Financial institutions and farming systems characterisation in the southern province (Amajyepfo) of Rwanda

Abstract: 
One of most prominent interventions that governments world over and especially in Africa have adopted is the enhancement of agricultural finance systems, the provision of agricultural credit to farmers, and creation of policy environments that promote the smooth operation of financial institutions, with an aim of increasing access to credit among smallholder farmers. The crosscutting aspect among all the de-risking ventures is that for their effective implementation, the intended beneficiaries and the finance institutions have to be profiled (characterized). This is because financial institutions’ and farming systems of smallholder farmers are heterogeneous. Nonrecognition of that heterogeneity by governments when coming up with policies for agriculture derisking and hence development has often resulted into the ineffectiveness of such policies. Farming systems have to be characterized, in order to maximize the impact and/or effect of any value chain de-risking interventions in the agricultural sector, which are meant to improve productivity. Given that most interventions are finance related, finance institution characterization’s consequently become paramount as well. This study was done with an aim of characterizing finance institutions and farming systems in the southern province of Rwanda. A multistage sampling procedure was used, in which sampling was done for the at district level (Stage 1), sector level (Stage 2), cell level (stage 3), village level (stage 4) and household level (stage 5). The study used structured interviews to collect the data from the sampled smallholder farmers. Characterization of specifically farming systems was done using the analytical methods; principal component analysis (PCA) and cluster analysis (CA). Institutional characterization was done descriptively. Partitioning of the dendogram resulted into five clusters which were taken as most representative of farm households in the southern province. What makes cluster I (27% of households) different from other farm household clusters in Southern province is its discriminative power based on household farm labor, farm household in this cluster use hired labor as opposed to family labor on their farms. Cluster II (14%) consists of households that use chemical inputs on their farms, practice crop rotation, and more of terrace agriculture. Cluster III (29% of the farm households) differs mainly by the nature of chemical inputs they use on the farm, with most using organic fertilizer. The majority of them however own the pieces of land they use, are male and use hired labor. Cluster IV (19%) consists of more female headed households, with small farm land sizes, usually practice monocropping, and rely more on family labor on the farm. Cluster V (21% of farm households) consists of farm household with large land sizes, have very small household sizes, little use biological in puts, and little use of terrace cultivation. Farming systems in the southern province are highly heterogeneous, and thus any future de-risking interventions that are especially monetary have to take that heterogeneity into consideration. Due to possibly low access to credit, majority of the farm households in the southern One of most prominent interventions that governments world over and especially in Africa have adopted is the enhancement of agricultural finance systems, the provision of agricultural credit to farmers, and creation of policy environments that promote the smooth operation of financial institutions, with an aim of increasing access to credit among smallholder farmers. The crosscutting aspect among all the de-risking ventures is that for their effective implementation, the intended beneficiaries and the finance institutions have to be profiled (characterized). This is because financial institutions’ and farming systems of smallholder farmers are heterogeneous. Nonrecognition of that heterogeneity by governments when coming up with policies for agriculture derisking and hence development has often resulted into the ineffectiveness of such policies. Farming systems have to be characterized, in order to maximize the impact and/or effect of any value chain de-risking interventions in the agricultural sector, which are meant to improve productivity. Given that most interventions are finance related, finance institution characterization’s consequently become paramount as well. This study was done with an aim of characterizing finance institutions and farming systems in the southern province of Rwanda. A multistage sampling procedure was used, in which sampling was done for the at district level (Stage 1), sector level (Stage 2), cell level (stage 3), village level (stage 4) and household level (stage 5). The study used structured interviews to collect the data from the sampled smallholder farmers. Characterization of specifically farming systems was done using the analytical methods; principal component analysis (PCA) and cluster analysis (CA). Institutional characterization was done descriptively. Partitioning of the dendogram resulted into five clusters which were taken as most representative of farm households in the southern province. What makes cluster I (27% of households) different from other farm household clusters in Southern province is its discriminative power based on household farm labor, farm household in this cluster use hired labor as opposed to family labor on their farms. Cluster II (14%) consists of households that use chemical inputs on their farms, practice crop rotation, and more of terrace agriculture. Cluster III (29% of the farm households) differs mainly by the nature of chemical inputs they use on the farm, with most using organic fertilizer. The majority of them however own the pieces of land they use, are male and use hired labor. Cluster IV (19%) consists of more female headed households, with small farm land sizes, usually practice monocropping, and rely more on family labor on the farm. Cluster V (21% of farm households) consists of farm household with large land sizes, have very small household sizes, little use biological in puts, and little use of terrace cultivation. Farming systems in the southern province are highly heterogeneous, and thus any future de-risking interventions that are especially monetary have to take that heterogeneity into consideration. Due to possibly low access to credit, majority of the farm households in the southern province are not using modern farming systems, and use few inputs on their farms, yet they could possibly do more on their farms since many own the farm lands they cultivate. Government finance institutions which could offer easier access to credit for those farmers are spread thin in the province, yet the widely spread privately owned ones require collateral in the form of land titles that some do not own, although the interest rates are seemingly low.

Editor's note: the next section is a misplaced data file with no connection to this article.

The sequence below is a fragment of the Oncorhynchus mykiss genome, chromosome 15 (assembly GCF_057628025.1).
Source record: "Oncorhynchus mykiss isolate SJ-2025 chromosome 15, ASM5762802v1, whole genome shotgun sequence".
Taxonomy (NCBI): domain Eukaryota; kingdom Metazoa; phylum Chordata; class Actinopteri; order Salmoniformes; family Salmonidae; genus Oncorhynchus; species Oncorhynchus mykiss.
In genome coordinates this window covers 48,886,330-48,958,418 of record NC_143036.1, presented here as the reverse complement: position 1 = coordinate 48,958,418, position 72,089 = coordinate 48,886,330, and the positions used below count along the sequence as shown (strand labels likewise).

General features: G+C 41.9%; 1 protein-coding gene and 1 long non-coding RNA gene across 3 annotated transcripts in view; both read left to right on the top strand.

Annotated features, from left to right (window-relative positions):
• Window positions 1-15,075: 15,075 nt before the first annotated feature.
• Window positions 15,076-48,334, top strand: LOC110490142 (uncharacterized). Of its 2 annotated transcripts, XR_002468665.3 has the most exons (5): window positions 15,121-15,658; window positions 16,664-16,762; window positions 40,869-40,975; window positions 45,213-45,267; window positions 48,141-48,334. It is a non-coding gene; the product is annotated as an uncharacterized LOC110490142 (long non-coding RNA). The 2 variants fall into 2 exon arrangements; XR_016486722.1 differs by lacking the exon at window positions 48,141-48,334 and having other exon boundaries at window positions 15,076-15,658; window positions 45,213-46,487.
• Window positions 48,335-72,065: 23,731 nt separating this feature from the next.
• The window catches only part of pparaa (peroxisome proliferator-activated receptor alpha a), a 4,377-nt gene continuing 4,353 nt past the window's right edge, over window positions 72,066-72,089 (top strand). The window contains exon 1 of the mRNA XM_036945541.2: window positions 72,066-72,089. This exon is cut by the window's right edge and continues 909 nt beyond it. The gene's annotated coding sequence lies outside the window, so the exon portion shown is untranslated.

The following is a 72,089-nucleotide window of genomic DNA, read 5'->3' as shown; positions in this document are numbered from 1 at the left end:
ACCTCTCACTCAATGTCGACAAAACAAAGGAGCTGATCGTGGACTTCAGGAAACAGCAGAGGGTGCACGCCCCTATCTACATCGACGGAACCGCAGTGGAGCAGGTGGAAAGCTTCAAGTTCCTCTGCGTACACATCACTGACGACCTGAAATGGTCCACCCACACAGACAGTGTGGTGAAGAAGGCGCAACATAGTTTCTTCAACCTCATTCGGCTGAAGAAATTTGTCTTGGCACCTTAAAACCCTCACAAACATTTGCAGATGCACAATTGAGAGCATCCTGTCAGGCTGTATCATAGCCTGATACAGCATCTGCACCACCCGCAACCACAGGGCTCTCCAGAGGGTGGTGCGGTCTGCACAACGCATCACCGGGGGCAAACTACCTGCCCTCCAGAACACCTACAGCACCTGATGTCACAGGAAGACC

Language: 
Date of publication: 
2018
Country: 
Region Focus: 
East Africa
Volume: 
17
Number: 
1
Pagination: 
657-668
Collection: 
RUFORUM Working document series
Licence conditions: 
Open Access
Access restriction: 
Form: 
Web resource
ISSN: 
1607-9345
E_ISSN: 
Edition: 
Extent: 
12